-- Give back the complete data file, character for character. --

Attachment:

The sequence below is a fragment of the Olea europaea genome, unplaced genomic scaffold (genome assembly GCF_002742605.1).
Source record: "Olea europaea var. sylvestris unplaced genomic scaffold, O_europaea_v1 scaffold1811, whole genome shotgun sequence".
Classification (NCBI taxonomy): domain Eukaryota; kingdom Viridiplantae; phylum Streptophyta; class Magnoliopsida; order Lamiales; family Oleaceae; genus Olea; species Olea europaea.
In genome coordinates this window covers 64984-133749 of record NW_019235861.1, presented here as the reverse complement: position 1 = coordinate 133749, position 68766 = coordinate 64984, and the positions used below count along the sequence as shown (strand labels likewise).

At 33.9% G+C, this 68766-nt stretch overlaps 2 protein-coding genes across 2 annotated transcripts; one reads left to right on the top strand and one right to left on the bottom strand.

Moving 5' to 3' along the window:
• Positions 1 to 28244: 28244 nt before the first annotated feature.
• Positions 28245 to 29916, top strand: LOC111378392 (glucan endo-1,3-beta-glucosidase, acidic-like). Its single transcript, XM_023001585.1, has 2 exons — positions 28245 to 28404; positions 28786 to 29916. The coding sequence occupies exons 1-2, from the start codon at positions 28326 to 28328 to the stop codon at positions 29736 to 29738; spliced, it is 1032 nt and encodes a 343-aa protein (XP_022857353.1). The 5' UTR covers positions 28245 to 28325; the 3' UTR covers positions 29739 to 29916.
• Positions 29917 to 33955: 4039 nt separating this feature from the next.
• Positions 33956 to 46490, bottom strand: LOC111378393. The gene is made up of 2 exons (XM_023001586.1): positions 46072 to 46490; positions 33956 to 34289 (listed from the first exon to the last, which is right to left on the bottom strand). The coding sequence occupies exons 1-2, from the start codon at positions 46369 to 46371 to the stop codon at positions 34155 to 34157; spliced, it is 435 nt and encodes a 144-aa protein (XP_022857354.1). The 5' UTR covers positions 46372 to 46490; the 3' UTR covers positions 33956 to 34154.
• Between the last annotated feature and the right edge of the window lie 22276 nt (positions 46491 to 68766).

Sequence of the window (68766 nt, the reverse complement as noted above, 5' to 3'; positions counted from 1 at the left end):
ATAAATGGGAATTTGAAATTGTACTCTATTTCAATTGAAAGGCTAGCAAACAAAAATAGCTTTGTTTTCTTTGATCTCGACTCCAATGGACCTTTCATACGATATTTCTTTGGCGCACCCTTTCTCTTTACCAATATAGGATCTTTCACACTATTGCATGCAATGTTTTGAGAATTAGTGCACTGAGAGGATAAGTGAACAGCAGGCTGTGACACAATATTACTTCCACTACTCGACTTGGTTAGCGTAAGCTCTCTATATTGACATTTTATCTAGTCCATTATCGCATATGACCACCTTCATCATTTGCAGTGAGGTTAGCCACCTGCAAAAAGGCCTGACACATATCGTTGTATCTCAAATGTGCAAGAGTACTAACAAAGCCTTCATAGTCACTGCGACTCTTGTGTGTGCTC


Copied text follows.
The sequence below is a fragment of the Olea europaea genome, unplaced genomic scaffold (genome assembly GCF_002742605.1).
Source record: "Olea europaea var. sylvestris unplaced genomic scaffold, O_europaea_v1 scaffold1811, whole genome shotgun sequence".
Classification (NCBI taxonomy): domain Eukaryota; kingdom Viridiplantae; phylum Streptophyta; class Magnoliopsida; order Lamiales; family Oleaceae; genus Olea; species Olea europaea.
In genome coordinates this window covers 64984-133749 of record NW_019235861.1, presented here as the reverse complement: position 1 = coordinate 133749, position 68766 = coordinate 64984, and the positions used below count along the sequence as shown (strand labels likewise).

At 33.9% G+C, this 68766-nt stretch overlaps 2 protein-coding genes across 2 annotated transcripts; one reads left to right on the top strand and one right to left on the bottom strand.

Moving 5' to 3' along the window:
• Positions 1 to 28244: 28244 nt before the first annotated feature.
• Positions 28245 to 29916, top strand: LOC111378392 (glucan endo-1,3-beta-glucosidase, acidic-like). Its single transcript, XM_023001585.1, has 2 exons — positions 28245 to 28404; positions 28786 to 29916. The coding sequence occupies exons 1-2, from the start codon at positions 28326 to 28328 to the stop codon at positions 29736 to 29738; spliced, it is 1032 nt and encodes a 343-aa protein (XP_022857353.1). The 5' UTR covers positions 28245 to 28325; the 3' UTR covers positions 29739 to 29916.
• Positions 29917 to 33955: 4039 nt separating this feature from the next.
• Positions 33956 to 46490, bottom strand: LOC111378393. The gene is made up of 2 exons (XM_023001586.1): positions 46072 to 46490; positions 33956 to 34289 (listed from the first exon to the last, which is right to left on the bottom strand). The coding sequence occupies exons 1-2, from the start codon at positions 46369 to 46371 to the stop codon at positions 34155 to 34157; spliced, it is 435 nt and encodes a 144-aa protein (XP_022857354.1). The 5' UTR covers positions 46372 to 46490; the 3' UTR covers positions 33956 to 34154.
• Between the last annotated feature and the right edge of the window lie 22276 nt (positions 46491 to 68766).

Sequence of the window (68766 nt, the reverse complement as noted above, 5' to 3'; positions counted from 1 at the left end):
ATAAATGGGAATTTGAAATTGTACTCTATTTCAATTGAAAGGCTAGCAAACAAAAATAGCTTTGTTTTCTTTGATCTCGACTCCAATGGACCTTTCATACGATATTTCTTTGGCGCACCCTTTCTCTTTACCAATATAGGATCTTTCACACTATTGCATGCAATGTTTTGAGAATTAGTGCACTGAGAGGATAAGTGAACAGCAGGCTGTGACACAATATTACTTCCACTACTCGACTTGGTTAGCGTAAGCTCTCTATATTGACATTTTATCTAGTCCATTATCGCATATGACCACCTTCATCATTTGCAGTGAGGTTAGCCACCTGCAAAAAGGCCTGACACATATCGTTGTATCTCAAATGTGCAAGAGTACTAACAAAGCCTTCATAGTCACTGCGACTCTTGTGTGTGCTC